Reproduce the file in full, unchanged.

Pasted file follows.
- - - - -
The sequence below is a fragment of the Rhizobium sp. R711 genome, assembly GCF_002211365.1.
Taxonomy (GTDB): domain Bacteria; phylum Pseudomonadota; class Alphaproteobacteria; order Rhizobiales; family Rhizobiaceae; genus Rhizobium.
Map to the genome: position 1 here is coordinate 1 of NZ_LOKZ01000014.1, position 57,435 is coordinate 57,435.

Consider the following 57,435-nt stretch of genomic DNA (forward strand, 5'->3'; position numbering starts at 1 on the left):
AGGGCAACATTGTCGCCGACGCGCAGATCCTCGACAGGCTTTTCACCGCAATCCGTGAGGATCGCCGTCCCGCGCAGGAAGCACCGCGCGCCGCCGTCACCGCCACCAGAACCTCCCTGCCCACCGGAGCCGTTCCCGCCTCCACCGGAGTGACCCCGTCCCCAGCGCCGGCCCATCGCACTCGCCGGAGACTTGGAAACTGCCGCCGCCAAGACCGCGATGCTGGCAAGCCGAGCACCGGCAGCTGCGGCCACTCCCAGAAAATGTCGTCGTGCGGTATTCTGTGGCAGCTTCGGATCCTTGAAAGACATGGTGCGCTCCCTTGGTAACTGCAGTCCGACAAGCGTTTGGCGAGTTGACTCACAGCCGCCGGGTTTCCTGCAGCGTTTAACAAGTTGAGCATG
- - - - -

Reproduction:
The sequence below is a fragment of the Rhizobium sp. R711 genome, assembly GCF_002211365.1.
Taxonomy (GTDB): domain Bacteria; phylum Pseudomonadota; class Alphaproteobacteria; order Rhizobiales; family Rhizobiaceae; genus Rhizobium.
Map to the genome: position 1 here is coordinate 1 of NZ_LOKZ01000014.1, position 57,435 is coordinate 57,435.

Consider the following 57,435-nt stretch of genomic DNA (forward strand, 5'->3'; position numbering starts at 1 on the left):
AGGGCAACATTGTCGCCGACGCGCAGATCCTCGACAGGCTTTTCACCGCAATCCGTGAGGATCGCCGTCCCGCGCAGGAAGCACCGCGCGCCGCCGTCACCGCCACCAGAACCTCCCTGCCCACCGGAGCCGTTCCCGCCTCCACCGGAGTGACCCCGTCCCCAGCGCCGGCCCATCGCACTCGCCGGAGACTTGGAAACTGCCGCCGCCAAGACCGCGATGCTGGCAAGCCGAGCACCGGCAGCTGCGGCCACTCCCAGAAAATGTCGTCGTGCGGTATTCTGTGGCAGCTTCGGATCCTTGAAAGACATGGTGCGCTCCCTTGGTAACTGCAGTCCGACAAGCGTTTGGCGAGTTGACTCACAGCCGCCGGGTTTCCTGCAGCGTTTAACAAGTTGAGCATG